Is that a question? Communication tips for parents

Parents generally contact ECAC when things are not going well with their child’s education.  Ineffective communication is often a part of their frustration.  Today we will look at the use of questions versus statements.  The distinction between the two is usually taught in first grade, but as an advocate for your child, it is important to know when it is better to choose one over the other.  This is especially important during parent-teacher conferences or IEP meetings.

Don’t ask a question when you are trying to tell someone something.  I often share the story about a meeting that I had with my son’s 3rd grade teacher after weeks of spending entire evenings struggling with him over homework.  My son has ADHD and a learning disability in writing, and it took him three times as long to get work completed.  Evenings had become miserable for both of us.  After meeting with the teacher and learning that she expected the average child in her class to spend 45 minutes to an hour completing homework, I told her that we were going to spend no more than two hours on homework from that date on.  The madness had to stop, so I did not give her an option.

Sometimes parents really want something to happen for their child and they ask ” can we…”, “how do you feel about…”  and other questions, when they could more effectively make statements such as, “Michael needs…” or “I think it would work better if…”.  There is a place for the other approach, but if you have already made up your mind about something, it’s okay to be more assertive with your communication.  Asking questions in a certain way gives people the opportunity to say “no”, and you don’t want to do that if “no” is not acceptable.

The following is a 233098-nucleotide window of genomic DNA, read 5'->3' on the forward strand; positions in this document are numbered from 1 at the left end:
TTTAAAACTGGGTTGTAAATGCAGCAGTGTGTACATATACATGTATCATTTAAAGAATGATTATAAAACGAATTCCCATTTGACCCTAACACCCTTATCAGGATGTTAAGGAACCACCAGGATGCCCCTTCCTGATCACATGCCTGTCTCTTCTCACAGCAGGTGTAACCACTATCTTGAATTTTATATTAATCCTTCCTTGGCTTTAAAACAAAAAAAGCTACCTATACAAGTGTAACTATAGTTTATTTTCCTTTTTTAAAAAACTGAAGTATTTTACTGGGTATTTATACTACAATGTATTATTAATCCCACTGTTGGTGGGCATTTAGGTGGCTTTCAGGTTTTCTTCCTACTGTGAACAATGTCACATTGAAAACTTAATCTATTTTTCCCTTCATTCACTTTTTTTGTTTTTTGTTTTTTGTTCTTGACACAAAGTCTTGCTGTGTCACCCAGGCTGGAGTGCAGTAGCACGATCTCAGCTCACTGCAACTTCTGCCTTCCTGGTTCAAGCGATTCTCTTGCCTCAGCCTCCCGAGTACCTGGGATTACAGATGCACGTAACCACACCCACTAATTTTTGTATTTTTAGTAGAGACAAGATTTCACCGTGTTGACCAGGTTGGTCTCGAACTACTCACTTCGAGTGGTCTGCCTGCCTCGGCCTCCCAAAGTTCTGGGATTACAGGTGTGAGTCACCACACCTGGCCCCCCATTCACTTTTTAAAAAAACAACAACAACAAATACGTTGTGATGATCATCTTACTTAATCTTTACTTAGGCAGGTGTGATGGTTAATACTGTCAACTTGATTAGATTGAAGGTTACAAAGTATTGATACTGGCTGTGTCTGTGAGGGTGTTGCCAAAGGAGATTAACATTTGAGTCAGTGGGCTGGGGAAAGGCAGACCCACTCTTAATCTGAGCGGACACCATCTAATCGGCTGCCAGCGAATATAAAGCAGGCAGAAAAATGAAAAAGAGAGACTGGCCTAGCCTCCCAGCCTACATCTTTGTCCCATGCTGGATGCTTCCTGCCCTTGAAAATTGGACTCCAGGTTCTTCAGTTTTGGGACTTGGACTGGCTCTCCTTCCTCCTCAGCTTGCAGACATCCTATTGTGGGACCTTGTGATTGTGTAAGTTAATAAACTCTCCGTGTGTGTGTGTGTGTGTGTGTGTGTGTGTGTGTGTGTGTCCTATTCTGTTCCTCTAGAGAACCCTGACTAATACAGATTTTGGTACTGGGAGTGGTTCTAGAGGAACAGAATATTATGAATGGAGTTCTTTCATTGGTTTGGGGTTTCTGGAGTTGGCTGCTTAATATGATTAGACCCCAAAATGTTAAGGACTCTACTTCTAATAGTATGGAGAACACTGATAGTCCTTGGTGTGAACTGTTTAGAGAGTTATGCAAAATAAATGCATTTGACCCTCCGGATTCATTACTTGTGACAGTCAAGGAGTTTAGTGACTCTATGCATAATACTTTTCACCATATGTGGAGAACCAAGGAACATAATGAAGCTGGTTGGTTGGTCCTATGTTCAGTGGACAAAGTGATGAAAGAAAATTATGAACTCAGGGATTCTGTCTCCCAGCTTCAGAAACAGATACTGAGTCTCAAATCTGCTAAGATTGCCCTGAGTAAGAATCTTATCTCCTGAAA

On the flip side, there are times when parents are seeking information, but they make statements that don’t require a useful response.  A statement that, “I don’t see why…” might sound like a request for an explanation, but it leaves enough room for other participants in the conversation to treat it like it was a personal observation that could be acknowledged without further comment.  Asking the question, “why…?” has a much better chance of producing more information or greater insight.  It’s hard for people to ignore a direct question without appearing to be rude.  Don’t forget to ask follow-up questions if more detail is needed.

The bottom line is to not expect other people to read your mind, or to  know what you “mean”.  Say what you mean and ask for the information that you want to get.  Re-word and try again if necessary.  That’s a whole lot better than being ineffective and feeling frustrated.

Did you get that?

Posted on August 27, 2012, in Advocacy, Parent Education and tagged , , , , . Bookmark the permalink. 1 Comment.

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